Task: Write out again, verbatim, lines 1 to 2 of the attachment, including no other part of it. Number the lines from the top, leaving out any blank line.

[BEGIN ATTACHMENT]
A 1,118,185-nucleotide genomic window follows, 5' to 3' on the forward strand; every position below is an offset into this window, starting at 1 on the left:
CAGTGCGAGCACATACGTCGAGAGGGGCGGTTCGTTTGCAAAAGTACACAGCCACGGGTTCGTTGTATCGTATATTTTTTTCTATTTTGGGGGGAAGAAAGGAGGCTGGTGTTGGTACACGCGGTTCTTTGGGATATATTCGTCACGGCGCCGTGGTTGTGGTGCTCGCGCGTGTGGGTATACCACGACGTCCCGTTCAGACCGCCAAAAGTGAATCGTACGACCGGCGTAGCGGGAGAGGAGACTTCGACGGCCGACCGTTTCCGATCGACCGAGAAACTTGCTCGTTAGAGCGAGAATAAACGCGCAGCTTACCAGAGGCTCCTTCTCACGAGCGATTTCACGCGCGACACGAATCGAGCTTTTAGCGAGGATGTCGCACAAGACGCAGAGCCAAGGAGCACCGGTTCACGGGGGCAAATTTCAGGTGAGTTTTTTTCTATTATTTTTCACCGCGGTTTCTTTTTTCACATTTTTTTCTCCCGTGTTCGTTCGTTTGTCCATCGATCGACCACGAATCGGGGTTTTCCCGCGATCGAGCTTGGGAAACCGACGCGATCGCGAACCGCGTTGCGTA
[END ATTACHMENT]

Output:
A 1,118,185-nucleotide genomic window follows, 5' to 3' on the forward strand; every position below is an offset into this window, starting at 1 on the left:
CAGTGCGAGCACATACGTCGAGAGGGGCGGTTCGTTTGCAAAAGTACACAGCCACGGGTTCGTTGTATCGTATATTTTTTTCTATTTTGGGGGGAAGAAAGGAGGCTGGTGTTGGTACACGCGGTTCTTTGGGATATATTCGTCACGGCGCCGTGGTTGTGGTGCTCGCGCGTGTGGGTATACCACGACGTCCCGTTCAGACCGCCAAAAGTGAATCGTACGACCGGCGTAGCGGGAGAGGAGACTTCGACGGCCGACCGTTTCCGATCGACCGAGAAACTTGCTCGTTAGAGCGAGAATAAACGCGCAGCTTACCAGAGGCTCCTTCTCACGAGCGATTTCACGCGCGACACGAATCGAGCTTTTAGCGAGGATGTCGCACAAGACGCAGAGCCAAGGAGCACCGGTTCACGGGGGCAAATTTCAGGTGAGTTTTTTTCTATTATTTTTCACCGCGGTTTCTTTTTTCACATTTTTTTCTCCCGTGTTCGTTCGTTTGTCCATCGATCGACCACGAATCGGGGTTTTCCCGCGATCGAGCTTGGGAAACCGACGCGATCGCGAACCGCGTTGCGTA